Probably most western people know about Kazakhstan from the US comedy movie “Borat”, which was in cinemas more than 10 years ago. And so I'm no exception. Even also most people who have seen “Borat” know, that this movie actually wasn’t shot in Kazakhstan, but in Romania and all the misleading facts that were given to us in this movie are complete nonsense and not true at all.

The funny thing is, even knowing it is a hoax, I still relate the content of the movie “Borat” to Kazakhstan and automatically think Borat is the average Kazakh person.

Ridiculous, but probably most of the western people do so. In one way a bad thing for Kazakhstan, on the other side a big advertisement for them as well. As I found out the movie is not banned in Kazakhstan, but only a small amount of people from Kazakhstan have watched the movie, as it is intriguing for them and a letdown in all perspectives. So here they all hate Borat, which its origin is supposed to be Almaty :)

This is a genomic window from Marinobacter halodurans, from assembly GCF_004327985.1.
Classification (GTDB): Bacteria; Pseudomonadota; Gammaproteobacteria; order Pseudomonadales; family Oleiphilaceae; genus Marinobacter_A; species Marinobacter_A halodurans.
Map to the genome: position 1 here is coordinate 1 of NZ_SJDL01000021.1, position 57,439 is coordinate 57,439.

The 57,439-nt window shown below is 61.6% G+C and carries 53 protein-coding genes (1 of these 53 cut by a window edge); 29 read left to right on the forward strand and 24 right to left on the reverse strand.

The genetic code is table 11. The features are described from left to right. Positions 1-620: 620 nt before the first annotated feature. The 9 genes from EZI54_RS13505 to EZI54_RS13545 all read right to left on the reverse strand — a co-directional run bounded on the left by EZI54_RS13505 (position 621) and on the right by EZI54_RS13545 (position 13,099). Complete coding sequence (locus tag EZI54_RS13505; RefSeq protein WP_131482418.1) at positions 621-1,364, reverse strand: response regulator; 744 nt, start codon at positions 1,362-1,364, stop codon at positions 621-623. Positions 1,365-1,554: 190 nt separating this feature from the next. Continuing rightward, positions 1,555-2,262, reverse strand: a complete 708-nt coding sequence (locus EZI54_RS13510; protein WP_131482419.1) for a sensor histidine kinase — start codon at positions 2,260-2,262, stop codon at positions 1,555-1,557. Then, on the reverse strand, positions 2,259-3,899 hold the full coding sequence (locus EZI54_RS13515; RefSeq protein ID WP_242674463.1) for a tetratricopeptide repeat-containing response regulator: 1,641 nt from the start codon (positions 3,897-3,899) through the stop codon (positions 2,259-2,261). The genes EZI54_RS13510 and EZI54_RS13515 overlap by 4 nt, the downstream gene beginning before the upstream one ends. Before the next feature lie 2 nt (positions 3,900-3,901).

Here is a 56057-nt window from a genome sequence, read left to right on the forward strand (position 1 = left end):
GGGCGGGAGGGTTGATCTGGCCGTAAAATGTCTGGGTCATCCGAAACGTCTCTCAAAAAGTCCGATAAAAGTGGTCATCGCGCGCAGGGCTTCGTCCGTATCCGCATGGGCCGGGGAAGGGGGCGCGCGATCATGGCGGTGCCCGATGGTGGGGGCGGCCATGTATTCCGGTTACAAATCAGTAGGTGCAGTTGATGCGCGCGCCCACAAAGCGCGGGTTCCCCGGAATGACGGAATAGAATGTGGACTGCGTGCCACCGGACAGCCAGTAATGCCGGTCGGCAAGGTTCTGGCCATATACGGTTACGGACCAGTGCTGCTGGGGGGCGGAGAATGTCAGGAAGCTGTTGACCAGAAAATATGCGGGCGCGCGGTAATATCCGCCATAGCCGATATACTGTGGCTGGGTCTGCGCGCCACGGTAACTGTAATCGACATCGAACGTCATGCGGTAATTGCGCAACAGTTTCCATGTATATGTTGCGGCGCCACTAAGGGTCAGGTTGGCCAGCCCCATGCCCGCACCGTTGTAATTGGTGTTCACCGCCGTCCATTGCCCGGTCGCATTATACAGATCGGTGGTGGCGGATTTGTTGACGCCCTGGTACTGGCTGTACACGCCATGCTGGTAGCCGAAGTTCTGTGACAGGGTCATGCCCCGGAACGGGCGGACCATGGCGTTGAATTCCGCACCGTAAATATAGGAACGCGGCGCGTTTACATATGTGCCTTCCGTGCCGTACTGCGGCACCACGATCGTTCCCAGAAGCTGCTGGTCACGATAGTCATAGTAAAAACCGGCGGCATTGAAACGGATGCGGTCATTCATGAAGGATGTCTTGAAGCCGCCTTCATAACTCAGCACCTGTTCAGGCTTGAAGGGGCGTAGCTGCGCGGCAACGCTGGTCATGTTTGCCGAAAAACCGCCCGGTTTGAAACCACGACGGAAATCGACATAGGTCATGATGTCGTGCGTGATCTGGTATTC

I decided to visit Almaty only for two days. I didn’t expect anything and its surely not worth to spend a week here, but for two or maximum three days its nice to wandering around and check out how Kazakhs live in cities :) 

Getting to Kazakhstan was easier than I thought, as for the year of 2017 they lifted visa requirements and for many nationalities, there was no visa required in 2017, as they wanted to get more tourists in their country. Don’t know if they kept it that way or changed it back in 2018, but I was happy not to organize a Kazakh visa.